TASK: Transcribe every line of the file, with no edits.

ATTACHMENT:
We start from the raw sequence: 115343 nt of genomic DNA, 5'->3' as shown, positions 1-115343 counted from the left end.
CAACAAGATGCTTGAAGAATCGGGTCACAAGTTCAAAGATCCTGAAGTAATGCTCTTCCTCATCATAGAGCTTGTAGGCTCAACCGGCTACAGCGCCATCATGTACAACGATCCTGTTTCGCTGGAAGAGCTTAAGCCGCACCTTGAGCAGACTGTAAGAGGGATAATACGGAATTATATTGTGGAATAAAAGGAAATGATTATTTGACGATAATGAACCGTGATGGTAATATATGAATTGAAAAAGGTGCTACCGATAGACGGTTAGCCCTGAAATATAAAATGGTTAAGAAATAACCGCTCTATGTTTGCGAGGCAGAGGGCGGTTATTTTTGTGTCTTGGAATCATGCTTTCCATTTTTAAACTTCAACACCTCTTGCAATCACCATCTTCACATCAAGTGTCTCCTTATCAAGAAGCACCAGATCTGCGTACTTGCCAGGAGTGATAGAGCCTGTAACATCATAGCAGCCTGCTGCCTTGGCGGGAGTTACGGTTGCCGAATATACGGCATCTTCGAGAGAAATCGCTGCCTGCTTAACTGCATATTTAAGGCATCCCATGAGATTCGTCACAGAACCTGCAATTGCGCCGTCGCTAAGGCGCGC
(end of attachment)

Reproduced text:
We start from the raw sequence: 115343 nt of genomic DNA, 5'->3' as shown, positions 1-115343 counted from the left end.
CAACAAGATGCTTGAAGAATCGGGTCACAAGTTCAAAGATCCTGAAGTAATGCTCTTCCTCATCATAGAGCTTGTAGGCTCAACCGGCTACAGCGCCATCATGTACAACGATCCTGTTTCGCTGGAAGAGCTTAAGCCGCACCTTGAGCAGACTGTAAGAGGGATAATACGGAATTATATTGTGGAATAAAAGGAAATGATTATTTGACGATAATGAACCGTGATGGTAATATATGAATTGAAAAAGGTGCTACCGATAGACGGTTAGCCCTGAAATATAAAATGGTTAAGAAATAACCGCTCTATGTTTGCGAGGCAGAGGGCGGTTATTTTTGTGTCTTGGAATCATGCTTTCCATTTTTAAACTTCAACACCTCTTGCAATCACCATCTTCACATCAAGTGTCTCCTTATCAAGAAGCACCAGATCTGCGTACTTGCCAGGAGTGATAGAGCCTGTAACATCATAGCAGCCTGCTGCCTTGGCGGGAGTTACGGTTGCCGAATATACGGCATCTTCGAGAGAAATCGCTGCCTGCTTAACTGCATATTTAAGGCATCCCATGAGATTCGTCACAGAACCTGCAATTGCGCCGTCGCTAAGGCGCGC